I do know that Comic Con’s won’t be for everyone. It can be a little overwhelming when you first walk in, especially if you’ve gone alone but, if you’re feeling adventurous and want to try something new (and maybe even get a little inspiration for new writing along the way) I would definitely suggest giving a Comic Con a go. Excited? MCM have another Comic Con coming up in the Birmingham NEC on the 24th and 25thNovember! If you do decide to take the leap and head over, I’ve got a couple of tips for making the most of it!

  1. Don’t feel like you have to dress up. A lot of people will come in cosplay, but equally, a lot of people won’t. The point is to have fun, so if you want to come as your favourite book character (I went as a Shadowhunter by the way) go for it! You’ll be surprised about how friendly everyone will be. You might even get asked to pose for pictures!

  2. Avoid the queues and buy Priority Entry tickets. I honestly can’t recommend this one enough. MCM offer Priority tickets as part of their online booking system and that essentially means you get to avoid a very long queue at the start of the day. On that note, definitely pre-book your tickets. You can buy them on the door, but again, long queues. It will already feel like a long day without having to stand in more queues than necessary. Your feet will thank you.

  3. Take it all in. Even if you’re not overly interested in some of the stalls or panels, don’t steamroll through everything to get to the stalls you do want. It’s completely understandable to want to do those first but make sure to slow down and have a wander around. There’s a lot of really cool stuff and you might surprise yourself by what you want to look at!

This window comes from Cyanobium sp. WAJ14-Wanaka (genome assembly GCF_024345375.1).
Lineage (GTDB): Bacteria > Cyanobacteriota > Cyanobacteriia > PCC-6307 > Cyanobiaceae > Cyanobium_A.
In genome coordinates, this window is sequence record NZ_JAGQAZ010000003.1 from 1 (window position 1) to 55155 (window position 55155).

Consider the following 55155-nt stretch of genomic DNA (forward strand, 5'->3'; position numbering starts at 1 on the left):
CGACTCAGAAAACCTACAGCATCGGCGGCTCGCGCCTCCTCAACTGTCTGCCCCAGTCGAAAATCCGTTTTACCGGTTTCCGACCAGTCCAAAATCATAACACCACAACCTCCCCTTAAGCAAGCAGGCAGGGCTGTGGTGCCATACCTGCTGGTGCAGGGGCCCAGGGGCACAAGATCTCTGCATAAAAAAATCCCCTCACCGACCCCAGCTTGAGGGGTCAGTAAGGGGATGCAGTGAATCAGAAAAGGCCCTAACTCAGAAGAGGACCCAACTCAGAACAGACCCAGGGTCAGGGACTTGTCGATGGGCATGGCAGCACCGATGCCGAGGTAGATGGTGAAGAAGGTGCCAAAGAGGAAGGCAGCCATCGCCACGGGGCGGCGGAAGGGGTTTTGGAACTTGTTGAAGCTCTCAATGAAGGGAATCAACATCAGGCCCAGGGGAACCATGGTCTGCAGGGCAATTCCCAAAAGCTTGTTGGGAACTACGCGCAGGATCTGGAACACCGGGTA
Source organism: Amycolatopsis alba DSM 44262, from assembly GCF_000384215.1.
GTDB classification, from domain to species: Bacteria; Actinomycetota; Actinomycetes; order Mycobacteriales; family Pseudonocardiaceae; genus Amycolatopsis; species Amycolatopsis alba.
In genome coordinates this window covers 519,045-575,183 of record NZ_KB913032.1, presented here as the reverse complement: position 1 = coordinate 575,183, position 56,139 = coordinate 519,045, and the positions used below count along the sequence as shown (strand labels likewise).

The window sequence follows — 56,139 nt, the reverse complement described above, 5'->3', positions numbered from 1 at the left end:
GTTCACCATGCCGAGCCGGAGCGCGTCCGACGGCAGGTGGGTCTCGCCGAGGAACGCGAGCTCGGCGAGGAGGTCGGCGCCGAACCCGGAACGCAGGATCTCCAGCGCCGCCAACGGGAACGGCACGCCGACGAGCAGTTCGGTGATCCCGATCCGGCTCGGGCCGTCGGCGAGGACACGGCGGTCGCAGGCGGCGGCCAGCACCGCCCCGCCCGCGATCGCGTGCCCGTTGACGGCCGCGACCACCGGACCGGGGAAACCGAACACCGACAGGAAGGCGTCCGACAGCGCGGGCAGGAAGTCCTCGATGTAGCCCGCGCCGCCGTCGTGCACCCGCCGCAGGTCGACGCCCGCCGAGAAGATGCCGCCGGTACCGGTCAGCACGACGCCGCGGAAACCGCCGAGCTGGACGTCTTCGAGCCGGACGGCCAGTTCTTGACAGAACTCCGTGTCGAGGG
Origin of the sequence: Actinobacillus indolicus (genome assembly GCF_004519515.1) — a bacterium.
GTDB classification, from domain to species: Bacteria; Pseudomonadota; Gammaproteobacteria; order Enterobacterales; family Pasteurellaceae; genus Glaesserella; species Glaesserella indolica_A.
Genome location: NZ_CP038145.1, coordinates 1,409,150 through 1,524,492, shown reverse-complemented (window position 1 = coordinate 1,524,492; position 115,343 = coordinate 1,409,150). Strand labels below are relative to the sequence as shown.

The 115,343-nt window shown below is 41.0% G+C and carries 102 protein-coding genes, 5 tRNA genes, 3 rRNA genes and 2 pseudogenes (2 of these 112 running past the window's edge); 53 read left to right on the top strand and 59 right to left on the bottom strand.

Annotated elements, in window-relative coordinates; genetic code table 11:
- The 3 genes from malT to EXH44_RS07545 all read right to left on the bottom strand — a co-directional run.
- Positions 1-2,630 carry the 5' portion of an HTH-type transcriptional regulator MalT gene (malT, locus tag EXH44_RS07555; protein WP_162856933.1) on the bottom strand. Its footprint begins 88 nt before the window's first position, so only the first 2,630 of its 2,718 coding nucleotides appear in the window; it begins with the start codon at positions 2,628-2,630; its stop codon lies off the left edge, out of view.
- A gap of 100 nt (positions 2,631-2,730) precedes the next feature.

For me, discovering a whole new sub-universe of literature within Comic Con’s has given me even more reason to go again and, hopefully, I’ve inspired you too!


THROWBACK ALERT! This post has been pulled from the Wordsmith archives as one that is worth re-visiting!

I’ll let past-Sophie introduce it to you again:

Today’s post is one that, as we speak, is ridiculously close to my heart (well alright, more my head, brain, and that little slip of a degree transcript I want to be scoring in December), yep, you guessed it (again!), of course I am talking about my dreaded Dissertation!

For those of you who, like me, are stuck with two weeks ’til deadline, or for those of you who have begun treading the stepping stones into the world of research in preparation for your final year projects, this guest post is definitely for you.

Lois Weldon is a writer at Dissertation writing service, UK.bestdissertation.com. She loves to help students by writing useful educational tips and tricks for taming the beast that is that 10,000 word end of degree Diss. Living in London with her family, Lois is currently writing a Sci-Fi novel too.

I hope you find her guest post useful.

Sophie. x

A Guide to Writing a Research Paper